Dennis Castro

As an only child and raised by a single mother, I always knew my mother was strong.

At 9 years old, my mother, Margarita, and God were synonymous in my eyes. Powerful beyond measure and a great cook, her house was the headquarters for family gatherings, Thanksgiving and Christmas dinners.

We had survived renal cell cancer surgery in 2002. It was a trying time, but I admired her courage and tenacity.

I didn’t truly learn how strong she is until she was diagnosed with multiple myeloma in 2011.

Since then, she has embraced every treatment, transplant and clinical trial presented to her with the utmost faith, strength and hope I didn’t know was in her heart. It has been inspiring and a blessing to witness.

On Oct. 21, 2017, I ran the Multiple Myeloma Research Foundation (MMRF) Team for Cures 5k in New York City. At the event, my mom’s oncologist was the guest speaker. It was a great turnout and a very heartwarming event. I didn’t realize all the support that the MMRF provides. I love what they did and it inspired me to do more.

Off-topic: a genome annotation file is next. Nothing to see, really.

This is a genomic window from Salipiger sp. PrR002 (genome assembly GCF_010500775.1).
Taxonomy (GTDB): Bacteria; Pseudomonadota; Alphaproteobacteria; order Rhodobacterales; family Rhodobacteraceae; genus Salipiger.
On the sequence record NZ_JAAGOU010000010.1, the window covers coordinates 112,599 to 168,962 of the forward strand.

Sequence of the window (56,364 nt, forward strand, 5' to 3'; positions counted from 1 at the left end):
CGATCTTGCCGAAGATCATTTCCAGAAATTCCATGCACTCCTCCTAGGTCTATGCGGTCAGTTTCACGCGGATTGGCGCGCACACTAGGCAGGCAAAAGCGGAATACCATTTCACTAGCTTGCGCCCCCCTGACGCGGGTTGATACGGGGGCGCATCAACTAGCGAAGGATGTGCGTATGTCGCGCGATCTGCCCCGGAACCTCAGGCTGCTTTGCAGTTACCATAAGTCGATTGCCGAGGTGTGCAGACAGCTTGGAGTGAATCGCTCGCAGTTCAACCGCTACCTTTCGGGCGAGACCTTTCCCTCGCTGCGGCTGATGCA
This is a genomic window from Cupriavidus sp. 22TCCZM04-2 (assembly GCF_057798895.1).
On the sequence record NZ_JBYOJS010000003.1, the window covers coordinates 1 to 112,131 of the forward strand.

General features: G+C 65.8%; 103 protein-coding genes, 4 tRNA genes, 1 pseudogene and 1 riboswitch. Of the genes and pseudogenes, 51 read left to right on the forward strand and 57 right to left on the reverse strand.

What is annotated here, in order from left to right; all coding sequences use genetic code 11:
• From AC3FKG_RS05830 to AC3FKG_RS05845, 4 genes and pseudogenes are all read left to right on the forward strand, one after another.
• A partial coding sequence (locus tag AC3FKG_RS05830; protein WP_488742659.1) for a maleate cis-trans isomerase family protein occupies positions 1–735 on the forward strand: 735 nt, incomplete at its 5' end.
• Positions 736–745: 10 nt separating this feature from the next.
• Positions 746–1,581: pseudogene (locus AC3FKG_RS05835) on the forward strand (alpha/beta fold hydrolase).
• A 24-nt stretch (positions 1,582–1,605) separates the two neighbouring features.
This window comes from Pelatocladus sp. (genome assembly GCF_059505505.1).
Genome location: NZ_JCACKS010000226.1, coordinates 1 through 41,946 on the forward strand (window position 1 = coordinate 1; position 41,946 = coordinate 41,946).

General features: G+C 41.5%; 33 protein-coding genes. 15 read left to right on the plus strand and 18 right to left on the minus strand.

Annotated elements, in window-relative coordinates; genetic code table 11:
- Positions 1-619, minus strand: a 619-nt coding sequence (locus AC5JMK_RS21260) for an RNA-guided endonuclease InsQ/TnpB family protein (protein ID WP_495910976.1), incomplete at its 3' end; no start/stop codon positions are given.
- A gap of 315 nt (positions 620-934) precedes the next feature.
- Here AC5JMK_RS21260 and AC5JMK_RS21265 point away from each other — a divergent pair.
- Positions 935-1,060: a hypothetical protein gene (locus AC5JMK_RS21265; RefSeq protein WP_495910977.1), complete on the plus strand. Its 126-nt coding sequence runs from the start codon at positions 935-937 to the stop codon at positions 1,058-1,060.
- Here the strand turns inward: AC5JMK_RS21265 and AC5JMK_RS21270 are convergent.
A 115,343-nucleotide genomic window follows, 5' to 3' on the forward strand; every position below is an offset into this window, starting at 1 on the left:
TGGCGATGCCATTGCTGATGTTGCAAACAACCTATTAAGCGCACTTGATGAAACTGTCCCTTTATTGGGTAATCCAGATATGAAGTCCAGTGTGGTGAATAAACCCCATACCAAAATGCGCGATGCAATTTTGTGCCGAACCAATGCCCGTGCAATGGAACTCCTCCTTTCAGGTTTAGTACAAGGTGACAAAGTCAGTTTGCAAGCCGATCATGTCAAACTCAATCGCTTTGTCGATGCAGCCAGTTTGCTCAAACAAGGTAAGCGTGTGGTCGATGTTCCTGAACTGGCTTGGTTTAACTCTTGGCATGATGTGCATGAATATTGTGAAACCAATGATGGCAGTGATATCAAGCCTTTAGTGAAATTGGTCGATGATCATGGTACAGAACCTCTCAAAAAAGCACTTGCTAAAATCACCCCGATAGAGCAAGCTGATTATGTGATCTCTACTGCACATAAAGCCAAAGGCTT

After missing it last year, I am filled with gratitude and honored in being selected for the 2019 Mount Washington trek team.

I am grateful for the opportunity to fundraise for this cause. My mom was part of a clinical trial four years ago. Initially, it was extremely taxing on her. Somehow, mid-trial, she managed to cook a perfect Thanksgiving turkey dinner for the family, even though she didn’t have any taste buds. With much success, she has been on the same regimen since. She is evidence that we need to continue research and fund new alternatives to an ultimate cure.

I am climbing Mt. Washington in her honor and all those diagnosed with this disease. For patients’ family members that share the journey and embrace their daily trials with love and a caring heart. Lastly, for the dedicated doctors (Dr. Ajay Chari) and nurses and staff at the Ruttenberg Treatment Center in New York City and many centers like it that have become family in the care they give.

I hope my efforts will help enhance awareness of this disease. I am grateful for all the work that the MMRF is doing to find a cure. To strengthen and help those in need of support and comfort in the everyday challenges with multiple myeloma.

 
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